Assessing the healthcare utilization of youth who died by suicide: A case-control study
Kohlbeck, S., Armanious, M., & Pickett, M.
Suicide is the second leading cause of death in youth ten years old or older. Healthcare utilization prior to death by suicide is high in adults, but there is conflicting evidence in youth. The objective of this study was to compare healthcare utilization in youth who died by suicide to youth who died in a motor vehicle accident (MVC) to determine whether healthcare utilization is associated with death by suicide in youth.
This retrospective case-control study used death records from Coroners/Medical Examiners (C/MEs) for children 11–17 years old who died by suicide (case) and MVC (control) between October 2013 and October 2018 were obtained. Data from the electronic medical record (EMR) at a healthcare system was reviewed. The primary outcome was healthcare utilization. Secondary outcomes included mental health diagnosis. Data was analyzed using Fisher’s Exact Test and considered significant if p < 0.05.
The analysis included 60 youth who died by suicide and 14 youth who died by MVC. Most decedents were male (68%) and white (80%). Mean age at death was 16 years old. Only 25 decedents had a corresponding record in the EMR, with no significant difference based on manner of death (35% suicide vs 29% MVC, p = 0.8). Fourteen decedents had a known mental health diagnosis in their EMR with no difference based on manner of death (p = 0.5).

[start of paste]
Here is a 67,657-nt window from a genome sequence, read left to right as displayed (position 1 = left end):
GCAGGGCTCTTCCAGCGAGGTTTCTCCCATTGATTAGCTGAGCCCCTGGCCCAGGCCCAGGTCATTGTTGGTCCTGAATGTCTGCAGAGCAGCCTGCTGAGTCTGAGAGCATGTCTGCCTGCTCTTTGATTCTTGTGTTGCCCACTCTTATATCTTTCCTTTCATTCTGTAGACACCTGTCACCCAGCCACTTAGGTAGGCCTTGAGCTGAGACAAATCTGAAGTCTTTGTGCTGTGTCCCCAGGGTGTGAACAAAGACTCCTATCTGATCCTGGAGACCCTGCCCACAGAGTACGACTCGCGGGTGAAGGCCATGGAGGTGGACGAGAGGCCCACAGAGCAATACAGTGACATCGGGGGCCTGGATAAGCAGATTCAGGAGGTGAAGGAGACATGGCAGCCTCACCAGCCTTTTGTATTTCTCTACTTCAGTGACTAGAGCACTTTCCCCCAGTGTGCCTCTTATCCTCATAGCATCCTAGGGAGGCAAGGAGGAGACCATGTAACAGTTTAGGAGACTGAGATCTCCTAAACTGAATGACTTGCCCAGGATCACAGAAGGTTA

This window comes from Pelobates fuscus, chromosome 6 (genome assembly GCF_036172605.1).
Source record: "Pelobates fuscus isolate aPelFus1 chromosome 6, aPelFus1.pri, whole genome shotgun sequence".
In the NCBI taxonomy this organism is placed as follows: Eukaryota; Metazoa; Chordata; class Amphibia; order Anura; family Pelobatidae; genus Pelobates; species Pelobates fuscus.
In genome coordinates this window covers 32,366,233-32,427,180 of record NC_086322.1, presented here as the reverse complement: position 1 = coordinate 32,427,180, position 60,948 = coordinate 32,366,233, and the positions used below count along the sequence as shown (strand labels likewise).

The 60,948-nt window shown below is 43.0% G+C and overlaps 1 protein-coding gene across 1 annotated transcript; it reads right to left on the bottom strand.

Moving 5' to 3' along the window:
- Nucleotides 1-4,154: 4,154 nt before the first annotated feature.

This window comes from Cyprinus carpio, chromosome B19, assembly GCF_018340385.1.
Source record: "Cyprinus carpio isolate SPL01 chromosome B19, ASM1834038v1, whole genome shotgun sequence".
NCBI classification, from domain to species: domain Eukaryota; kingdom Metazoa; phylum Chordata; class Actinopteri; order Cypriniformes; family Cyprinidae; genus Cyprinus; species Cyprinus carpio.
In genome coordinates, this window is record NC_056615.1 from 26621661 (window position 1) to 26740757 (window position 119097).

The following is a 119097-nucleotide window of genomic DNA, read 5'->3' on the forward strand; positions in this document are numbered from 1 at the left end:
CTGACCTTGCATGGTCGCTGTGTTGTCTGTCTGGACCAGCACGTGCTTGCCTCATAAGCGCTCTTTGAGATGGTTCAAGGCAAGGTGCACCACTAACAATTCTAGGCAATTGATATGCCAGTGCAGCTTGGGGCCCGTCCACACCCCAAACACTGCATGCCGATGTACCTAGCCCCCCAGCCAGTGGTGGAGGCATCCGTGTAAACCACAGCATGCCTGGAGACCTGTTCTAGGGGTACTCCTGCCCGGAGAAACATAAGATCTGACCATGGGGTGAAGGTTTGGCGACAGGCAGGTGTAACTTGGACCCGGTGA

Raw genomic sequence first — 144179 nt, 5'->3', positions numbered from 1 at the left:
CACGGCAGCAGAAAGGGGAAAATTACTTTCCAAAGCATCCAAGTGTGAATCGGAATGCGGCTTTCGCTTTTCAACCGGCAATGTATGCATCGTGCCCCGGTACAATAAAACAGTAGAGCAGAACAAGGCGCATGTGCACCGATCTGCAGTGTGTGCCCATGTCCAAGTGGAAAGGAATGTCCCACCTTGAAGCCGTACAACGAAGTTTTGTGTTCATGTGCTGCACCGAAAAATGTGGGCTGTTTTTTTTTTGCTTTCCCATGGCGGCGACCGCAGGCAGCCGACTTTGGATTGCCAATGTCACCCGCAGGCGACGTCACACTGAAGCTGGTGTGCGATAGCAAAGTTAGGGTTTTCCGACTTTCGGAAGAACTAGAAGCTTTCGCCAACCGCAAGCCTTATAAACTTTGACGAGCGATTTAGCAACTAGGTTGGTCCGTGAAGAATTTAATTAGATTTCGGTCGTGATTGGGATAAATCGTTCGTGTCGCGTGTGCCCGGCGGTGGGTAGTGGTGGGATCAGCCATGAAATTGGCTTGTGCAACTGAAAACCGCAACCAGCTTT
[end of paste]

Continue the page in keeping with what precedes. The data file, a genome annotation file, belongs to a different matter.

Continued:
There was no difference in healthcare utilization or mental health diagnosis in youth who died by suicide compared to youth who died by MVC. Strict reliance on both of these factors when considering youth who may be at risk of suicide is inadequate. Expanding universal suicide screening to other settings, including schools or primary care, can help identify youth at risk for suicide and may prevent unnecessary deaths.